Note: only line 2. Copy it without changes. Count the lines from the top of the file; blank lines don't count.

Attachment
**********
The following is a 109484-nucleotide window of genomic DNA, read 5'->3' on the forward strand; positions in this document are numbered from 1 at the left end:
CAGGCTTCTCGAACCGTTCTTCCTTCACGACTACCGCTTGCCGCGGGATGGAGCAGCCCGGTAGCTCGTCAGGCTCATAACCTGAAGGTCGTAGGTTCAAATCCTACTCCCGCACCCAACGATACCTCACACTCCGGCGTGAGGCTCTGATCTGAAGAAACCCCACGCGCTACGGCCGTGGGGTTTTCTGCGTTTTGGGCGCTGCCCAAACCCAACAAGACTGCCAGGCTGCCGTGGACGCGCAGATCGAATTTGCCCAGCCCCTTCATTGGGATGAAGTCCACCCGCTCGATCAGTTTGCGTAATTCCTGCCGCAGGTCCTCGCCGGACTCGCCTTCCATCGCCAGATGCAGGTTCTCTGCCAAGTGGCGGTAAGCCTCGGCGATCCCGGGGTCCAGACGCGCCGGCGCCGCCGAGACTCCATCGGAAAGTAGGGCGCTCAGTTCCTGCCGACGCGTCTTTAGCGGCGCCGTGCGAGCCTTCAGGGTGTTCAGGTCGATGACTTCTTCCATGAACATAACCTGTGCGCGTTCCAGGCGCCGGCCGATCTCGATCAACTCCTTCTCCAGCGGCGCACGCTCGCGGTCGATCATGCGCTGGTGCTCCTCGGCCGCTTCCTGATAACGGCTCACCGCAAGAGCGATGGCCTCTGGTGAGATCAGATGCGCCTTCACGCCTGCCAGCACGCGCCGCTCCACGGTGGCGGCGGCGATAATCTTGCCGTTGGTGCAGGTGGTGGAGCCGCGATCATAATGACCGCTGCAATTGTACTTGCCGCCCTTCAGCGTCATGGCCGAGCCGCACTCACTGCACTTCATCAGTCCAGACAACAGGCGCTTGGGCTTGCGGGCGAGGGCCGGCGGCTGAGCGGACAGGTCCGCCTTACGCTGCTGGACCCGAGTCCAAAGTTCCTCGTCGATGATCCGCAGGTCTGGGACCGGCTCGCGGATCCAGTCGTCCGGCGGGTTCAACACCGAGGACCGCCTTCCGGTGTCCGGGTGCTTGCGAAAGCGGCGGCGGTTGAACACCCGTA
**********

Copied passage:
CAGGCTTCTCGAACCGTTCTTCCTTCACGACTACCGCTTGCCGCGGGATGGAGCAGCCCGGTAGCTCGTCAGGCTCATAACCTGAAGGTCGTAGGTTCAAATCCTACTCCCGCACCCAACGATACCTCACACTCCGGCGTGAGGCTCTGATCTGAAGAAACCCCACGCGCTACGGCCGTGGGGTTTTCTGCGTTTTGGGCGCTGCCCAAACCCAACAAGACTGCCAGGCTGCCGTGGACGCGCAGATCGAATTTGCCCAGCCCCTTCATTGGGATGAAGTCCACCCGCTCGATCAGTTTGCGTAATTCCTGCCGCAGGTCCTCGCCGGACTCGCCTTCCATCGCCAGATGCAGGTTCTCTGCCAAGTGGCGGTAAGCCTCGGCGATCCCGGGGTCCAGACGCGCCGGCGCCGCCGAGACTCCATCGGAAAGTAGGGCGCTCAGTTCCTGCCGACGCGTCTTTAGCGGCGCCGTGCGAGCCTTCAGGGTGTTCAGGTCGATGACTTCTTCCATGAACATAACCTGTGCGCGTTCCAGGCGCCGGCCGATCTCGATCAACTCCTTCTCCAGCGGCGCACGCTCGCGGTCGATCATGCGCTGGTGCTCCTCGGCCGCTTCCTGATAACGGCTCACCGCAAGAGCGATGGCCTCTGGTGAGATCAGATGCGCCTTCACGCCTGCCAGCACGCGCCGCTCCACGGTGGCGGCGGCGATAATCTTGCCGTTGGTGCAGGTGGTGGAGCCGCGATCATAATGACCGCTGCAATTGTACTTGCCGCCCTTCAGCGTCATGGCCGAGCCGCACTCACTGCACTTCATCAGTCCAGACAACAGGCGCTTGGGCTTGCGGGCGAGGGCCGGCGGCTGAGCGGACAGGTCCGCCTTACGCTGCTGGACCCGAGTCCAAAGTTCCTCGTCGATGATCCGCAGGTCTGGGACCGGCTCGCGGATCCAGTCGTCCGGCGGGTTCAACACCGAGGACCGCCTTCCGGTGTCCGGGTGCTTGCGAAAGCGGCGGCGGTTGAACACCCGTA